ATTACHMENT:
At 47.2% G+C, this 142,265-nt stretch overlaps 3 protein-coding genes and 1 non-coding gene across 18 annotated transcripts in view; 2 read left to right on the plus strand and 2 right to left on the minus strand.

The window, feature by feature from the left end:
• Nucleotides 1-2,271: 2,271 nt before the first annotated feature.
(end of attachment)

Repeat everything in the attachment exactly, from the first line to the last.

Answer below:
At 47.2% G+C, this 142,265-nt stretch overlaps 3 protein-coding genes and 1 non-coding gene across 18 annotated transcripts in view; 2 read left to right on the plus strand and 2 right to left on the minus strand.

The window, feature by feature from the left end:
• Nucleotides 1-2,271: 2,271 nt before the first annotated feature.